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33 Cards in this Set

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amino acid

- functions
- basic structure
- building blocks of proteins
- metabolism
- neurotransmitters (glutamate, GABA, serotonin...)

C + NH2 + COOH + H + side chain (R)
enantiomers
mirror image forms of asymmetric carbons - L & D forms of carbs and amino acids. L for Living beings.
zwitterion
double ion.

Example: The COOH of an amino is acidic (gives off H) and the NH3 is basic (takes up H).
peptide bond
A dehydration reaction links the carboxyl group of one amino acid to the amino group of another amino acid.
dipeptide
Two amino acids linked together by a peptide bond
N-terminus
The end of a peptide with the unbonded amino group, aminoterminus
C-terminus
The end of a peptide with the unbonded carboxyl group, carboxy terminus.
oligopeptides
polymers composed of a few amino acids; also peptides
polypeptide
protein; 100-1000+ amino acids
primary structure
The sequence of amino acids that make up a protein.
secondary structure

- forms
One portion of the polypeptide chain forms H bonds with another portion of the same polypeptide chain.

- Form alpha helix & beta sheets
tertiary structure
3-D structure of a protein, and description of the precise position of all the atoms of all the amino acids of the protein.
quaternary structure
A description of all the subunits (proteins) within a functional unit (protein complex - like hemoglobin).
fibrous proteins
Insoluable proteins used to form hard or tough body structures (hair, skin, nails)
globular proteins

- uses
Water soluble proteins that take a roughly spherical shape. Non-repetitive amino-acid sequences

soft tissue, membrane proteins, enzymes
keratin
A fiberous protein. Very rigid. A helix w/in a helix.
collagen
A tough fiberous protein that makes up connective tissue, tendon, bone and teeth.
silk fibroin
A fiberous protein formed from beta-pleated sheets that form acrachnid and insect silk.
native structure
the functional structure of a protein, dependent on its tertiary or 3D structure.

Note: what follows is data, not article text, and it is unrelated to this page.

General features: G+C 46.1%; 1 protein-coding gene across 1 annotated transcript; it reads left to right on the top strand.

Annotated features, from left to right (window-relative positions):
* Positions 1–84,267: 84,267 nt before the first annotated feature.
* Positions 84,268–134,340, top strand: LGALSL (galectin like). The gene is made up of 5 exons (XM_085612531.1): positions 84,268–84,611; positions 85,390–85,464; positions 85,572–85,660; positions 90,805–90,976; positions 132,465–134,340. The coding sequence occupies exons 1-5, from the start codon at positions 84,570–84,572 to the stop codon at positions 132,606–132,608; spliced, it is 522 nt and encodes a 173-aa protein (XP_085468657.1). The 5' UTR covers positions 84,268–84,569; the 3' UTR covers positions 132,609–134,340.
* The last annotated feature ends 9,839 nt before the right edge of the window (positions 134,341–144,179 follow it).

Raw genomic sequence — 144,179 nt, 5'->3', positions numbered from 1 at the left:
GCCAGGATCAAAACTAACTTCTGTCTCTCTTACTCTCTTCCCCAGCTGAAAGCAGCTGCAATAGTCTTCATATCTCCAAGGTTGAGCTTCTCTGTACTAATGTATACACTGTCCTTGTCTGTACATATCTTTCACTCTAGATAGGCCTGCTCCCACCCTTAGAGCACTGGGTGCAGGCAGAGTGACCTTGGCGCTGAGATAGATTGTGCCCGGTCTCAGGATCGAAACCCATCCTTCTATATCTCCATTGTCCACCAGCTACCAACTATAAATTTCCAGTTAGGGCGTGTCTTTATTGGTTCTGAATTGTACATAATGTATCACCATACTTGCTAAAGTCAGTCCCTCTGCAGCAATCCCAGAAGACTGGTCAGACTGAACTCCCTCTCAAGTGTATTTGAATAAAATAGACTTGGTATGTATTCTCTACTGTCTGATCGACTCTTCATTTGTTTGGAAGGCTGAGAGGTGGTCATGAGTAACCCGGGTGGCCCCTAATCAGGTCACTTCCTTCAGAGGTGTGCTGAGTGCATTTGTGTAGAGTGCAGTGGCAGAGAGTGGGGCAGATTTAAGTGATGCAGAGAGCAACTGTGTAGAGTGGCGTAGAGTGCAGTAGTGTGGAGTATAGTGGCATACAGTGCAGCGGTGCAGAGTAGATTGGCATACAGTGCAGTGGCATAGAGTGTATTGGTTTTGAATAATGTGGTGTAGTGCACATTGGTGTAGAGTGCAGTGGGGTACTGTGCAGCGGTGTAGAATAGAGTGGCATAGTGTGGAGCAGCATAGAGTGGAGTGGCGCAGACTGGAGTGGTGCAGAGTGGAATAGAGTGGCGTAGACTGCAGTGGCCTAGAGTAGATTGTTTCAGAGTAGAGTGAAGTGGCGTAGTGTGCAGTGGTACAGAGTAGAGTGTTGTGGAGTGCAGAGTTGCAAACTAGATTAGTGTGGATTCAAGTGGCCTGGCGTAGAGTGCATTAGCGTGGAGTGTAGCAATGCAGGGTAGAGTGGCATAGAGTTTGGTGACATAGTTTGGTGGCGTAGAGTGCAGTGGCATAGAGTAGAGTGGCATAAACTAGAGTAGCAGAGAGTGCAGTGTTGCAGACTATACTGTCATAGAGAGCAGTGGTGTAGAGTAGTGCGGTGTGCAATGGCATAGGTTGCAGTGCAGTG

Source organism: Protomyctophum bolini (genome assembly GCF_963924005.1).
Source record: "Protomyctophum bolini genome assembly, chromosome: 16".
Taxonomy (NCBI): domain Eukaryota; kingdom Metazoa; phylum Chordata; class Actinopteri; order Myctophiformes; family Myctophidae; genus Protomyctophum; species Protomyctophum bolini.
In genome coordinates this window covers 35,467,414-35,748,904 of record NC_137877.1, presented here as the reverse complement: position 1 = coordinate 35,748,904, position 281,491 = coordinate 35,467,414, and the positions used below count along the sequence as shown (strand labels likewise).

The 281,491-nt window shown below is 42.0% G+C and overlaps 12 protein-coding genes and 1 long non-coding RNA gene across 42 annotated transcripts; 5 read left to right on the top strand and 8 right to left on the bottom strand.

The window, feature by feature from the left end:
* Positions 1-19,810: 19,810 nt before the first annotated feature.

denaturation
The disruption of the native structure of a protein due to a change in pH or heat. Such a change is difficult to reverse.
essential amino acids
10 proteins we must eat, because we cannot make the one that are difficult to make - like bacteria and plants.
protease
Several enzymes that digest proteins through hydrolysis.
endopeptidases
Digestive enzymes that cleave peptide bonds in the middle of a protein molecule.
aminopeptidases
Enzymes that cleave one amino acid at a time from the N-terminus of a protein.
carboxypeptidases
Enzymes that cleave one amino acid at a time from the C-terminus.
pepsin
A major gastric enzyme that hydrolyses peptide bonds occuring between amino acids that have hydrophobic side chains. Protein -> shorter peptides.
zymogen
Inactive precursor of pepsin. Converted to pepsin by stomach acid and other pepsin molecules.

AKA pepsinogen.
trypsin
Cleaves zymogens to active forms, and helps to digest dietary protein by hydrolyzing the peptide bonds that occur at the basic side chains of amino acids.
chymotrypsin
Hydrolyzes peptide bonds at aromatic amino acids.
carboxypeptidase A & B
Remove amino acids from the C-terminus of proteins and shorter peptides.
elastase
Hydrolyses peptide bonds in elastin (found in connective tissue)
aminopeptidase N
a membrane bound enzyme that further hydrolyses amino acids and short peptides in the enterocytes.
side chain
The -R group of an amino acid that defines it.